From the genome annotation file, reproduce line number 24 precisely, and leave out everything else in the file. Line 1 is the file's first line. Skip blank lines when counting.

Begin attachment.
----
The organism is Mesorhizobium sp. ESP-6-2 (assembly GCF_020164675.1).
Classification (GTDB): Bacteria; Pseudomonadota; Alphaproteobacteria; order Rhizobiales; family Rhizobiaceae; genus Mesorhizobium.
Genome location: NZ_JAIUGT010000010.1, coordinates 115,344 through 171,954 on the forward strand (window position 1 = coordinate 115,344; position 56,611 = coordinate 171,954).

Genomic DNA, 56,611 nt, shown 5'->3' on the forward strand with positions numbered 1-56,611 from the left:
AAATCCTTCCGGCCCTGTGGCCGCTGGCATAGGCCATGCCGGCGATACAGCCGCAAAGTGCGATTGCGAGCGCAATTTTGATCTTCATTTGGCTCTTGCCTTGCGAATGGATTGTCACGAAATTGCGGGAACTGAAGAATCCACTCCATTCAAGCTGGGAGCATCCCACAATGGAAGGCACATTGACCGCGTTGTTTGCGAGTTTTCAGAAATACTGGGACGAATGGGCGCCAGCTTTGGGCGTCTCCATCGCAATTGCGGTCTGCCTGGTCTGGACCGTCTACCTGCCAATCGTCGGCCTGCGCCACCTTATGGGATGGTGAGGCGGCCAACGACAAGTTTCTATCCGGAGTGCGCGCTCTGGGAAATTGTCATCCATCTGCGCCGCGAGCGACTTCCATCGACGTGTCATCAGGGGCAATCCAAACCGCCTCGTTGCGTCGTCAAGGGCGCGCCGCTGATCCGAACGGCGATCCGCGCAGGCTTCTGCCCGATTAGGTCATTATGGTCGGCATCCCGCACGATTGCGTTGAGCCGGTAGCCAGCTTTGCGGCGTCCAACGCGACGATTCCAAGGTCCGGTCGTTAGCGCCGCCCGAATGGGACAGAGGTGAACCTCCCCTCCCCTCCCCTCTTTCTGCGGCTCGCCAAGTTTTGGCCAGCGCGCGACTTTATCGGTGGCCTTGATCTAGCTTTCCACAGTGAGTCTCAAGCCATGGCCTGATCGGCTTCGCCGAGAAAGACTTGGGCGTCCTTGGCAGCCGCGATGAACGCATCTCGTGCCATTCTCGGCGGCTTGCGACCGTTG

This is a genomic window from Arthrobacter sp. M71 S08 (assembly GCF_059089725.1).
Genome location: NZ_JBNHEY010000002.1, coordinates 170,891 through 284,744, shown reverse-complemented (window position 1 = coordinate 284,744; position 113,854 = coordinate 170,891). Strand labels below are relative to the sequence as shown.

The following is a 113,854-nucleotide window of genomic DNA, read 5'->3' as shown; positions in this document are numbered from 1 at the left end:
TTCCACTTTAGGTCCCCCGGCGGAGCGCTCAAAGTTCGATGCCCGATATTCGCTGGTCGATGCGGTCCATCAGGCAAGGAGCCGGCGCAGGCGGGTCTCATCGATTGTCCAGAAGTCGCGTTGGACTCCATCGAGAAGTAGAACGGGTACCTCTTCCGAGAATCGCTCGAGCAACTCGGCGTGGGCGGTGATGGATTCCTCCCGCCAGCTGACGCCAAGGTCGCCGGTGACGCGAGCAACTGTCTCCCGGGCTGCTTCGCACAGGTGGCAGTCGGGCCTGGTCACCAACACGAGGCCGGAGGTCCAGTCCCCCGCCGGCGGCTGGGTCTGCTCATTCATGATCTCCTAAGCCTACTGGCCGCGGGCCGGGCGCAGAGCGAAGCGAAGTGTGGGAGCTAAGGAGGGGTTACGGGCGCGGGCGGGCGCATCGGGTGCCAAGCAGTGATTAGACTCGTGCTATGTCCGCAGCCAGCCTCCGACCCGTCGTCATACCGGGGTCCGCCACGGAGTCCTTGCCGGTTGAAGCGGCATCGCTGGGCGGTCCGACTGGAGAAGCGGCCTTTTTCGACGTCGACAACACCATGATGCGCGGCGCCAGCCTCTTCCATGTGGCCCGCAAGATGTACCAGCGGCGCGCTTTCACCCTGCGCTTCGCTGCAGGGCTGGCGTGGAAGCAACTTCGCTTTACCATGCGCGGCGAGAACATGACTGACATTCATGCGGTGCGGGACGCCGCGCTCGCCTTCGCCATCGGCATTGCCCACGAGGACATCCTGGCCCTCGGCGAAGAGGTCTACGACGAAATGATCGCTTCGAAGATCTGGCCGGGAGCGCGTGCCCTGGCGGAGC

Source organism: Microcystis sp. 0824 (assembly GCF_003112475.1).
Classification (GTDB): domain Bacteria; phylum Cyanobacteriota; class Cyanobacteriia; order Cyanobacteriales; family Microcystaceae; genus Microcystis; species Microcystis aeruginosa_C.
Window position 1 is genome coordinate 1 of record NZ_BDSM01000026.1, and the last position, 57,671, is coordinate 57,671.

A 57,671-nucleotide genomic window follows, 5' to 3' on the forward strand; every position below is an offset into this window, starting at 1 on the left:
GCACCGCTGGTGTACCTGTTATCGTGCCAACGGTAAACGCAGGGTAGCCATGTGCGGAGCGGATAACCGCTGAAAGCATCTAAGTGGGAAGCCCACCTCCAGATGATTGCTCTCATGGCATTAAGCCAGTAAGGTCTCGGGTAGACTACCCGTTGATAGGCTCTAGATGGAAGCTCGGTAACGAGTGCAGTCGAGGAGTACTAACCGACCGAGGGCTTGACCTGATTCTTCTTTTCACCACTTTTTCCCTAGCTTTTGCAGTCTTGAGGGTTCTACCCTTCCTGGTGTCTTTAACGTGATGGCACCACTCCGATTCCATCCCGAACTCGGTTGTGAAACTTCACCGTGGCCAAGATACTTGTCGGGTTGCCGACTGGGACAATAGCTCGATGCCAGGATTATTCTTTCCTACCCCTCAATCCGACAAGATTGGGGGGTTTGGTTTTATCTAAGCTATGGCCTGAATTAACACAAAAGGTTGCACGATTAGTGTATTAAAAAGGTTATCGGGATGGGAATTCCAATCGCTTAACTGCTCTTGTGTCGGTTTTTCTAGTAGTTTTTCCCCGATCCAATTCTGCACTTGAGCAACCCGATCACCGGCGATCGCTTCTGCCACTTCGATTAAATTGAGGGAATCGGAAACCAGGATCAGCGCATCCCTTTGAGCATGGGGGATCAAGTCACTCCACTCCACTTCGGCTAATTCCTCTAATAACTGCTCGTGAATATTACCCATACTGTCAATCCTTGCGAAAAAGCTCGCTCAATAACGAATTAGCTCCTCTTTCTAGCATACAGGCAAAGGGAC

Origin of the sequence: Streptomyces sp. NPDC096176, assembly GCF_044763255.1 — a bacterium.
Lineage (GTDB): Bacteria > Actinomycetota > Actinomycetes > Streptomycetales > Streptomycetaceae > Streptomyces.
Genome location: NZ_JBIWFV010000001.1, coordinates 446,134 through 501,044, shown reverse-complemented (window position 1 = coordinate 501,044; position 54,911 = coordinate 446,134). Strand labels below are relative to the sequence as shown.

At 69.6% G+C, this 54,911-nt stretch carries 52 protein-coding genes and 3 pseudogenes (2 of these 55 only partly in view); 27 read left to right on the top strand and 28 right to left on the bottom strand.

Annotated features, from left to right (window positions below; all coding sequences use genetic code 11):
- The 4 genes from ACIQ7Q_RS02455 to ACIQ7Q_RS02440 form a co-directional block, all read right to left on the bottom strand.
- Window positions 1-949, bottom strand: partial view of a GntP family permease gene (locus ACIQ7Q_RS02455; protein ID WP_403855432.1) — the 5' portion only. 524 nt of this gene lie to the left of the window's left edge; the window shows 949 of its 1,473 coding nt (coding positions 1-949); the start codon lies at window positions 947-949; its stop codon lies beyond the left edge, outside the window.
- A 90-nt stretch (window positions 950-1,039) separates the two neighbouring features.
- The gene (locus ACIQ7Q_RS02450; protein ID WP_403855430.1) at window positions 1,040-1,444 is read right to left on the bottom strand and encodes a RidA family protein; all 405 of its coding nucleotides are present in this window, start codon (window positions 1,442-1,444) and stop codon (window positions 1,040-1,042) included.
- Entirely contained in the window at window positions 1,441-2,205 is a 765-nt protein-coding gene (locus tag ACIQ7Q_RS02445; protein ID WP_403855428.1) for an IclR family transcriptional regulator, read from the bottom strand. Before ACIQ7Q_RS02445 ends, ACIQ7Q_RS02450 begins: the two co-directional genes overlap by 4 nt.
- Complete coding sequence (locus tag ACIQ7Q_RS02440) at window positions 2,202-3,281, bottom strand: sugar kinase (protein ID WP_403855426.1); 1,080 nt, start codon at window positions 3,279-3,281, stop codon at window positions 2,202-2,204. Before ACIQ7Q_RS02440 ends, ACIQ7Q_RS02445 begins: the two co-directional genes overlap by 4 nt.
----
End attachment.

- Entirely contained in the window at window positions 1,441-2,205 is a 765-nt protein-coding gene (locus tag ACIQ7Q_RS02445; protein ID WP_403855428.1) for an IclR family transcriptional regulator, read from the bottom strand. Before ACIQ7Q_RS02445 ends, ACIQ7Q_RS02450 begins: the two co-directional genes overlap by 4 nt.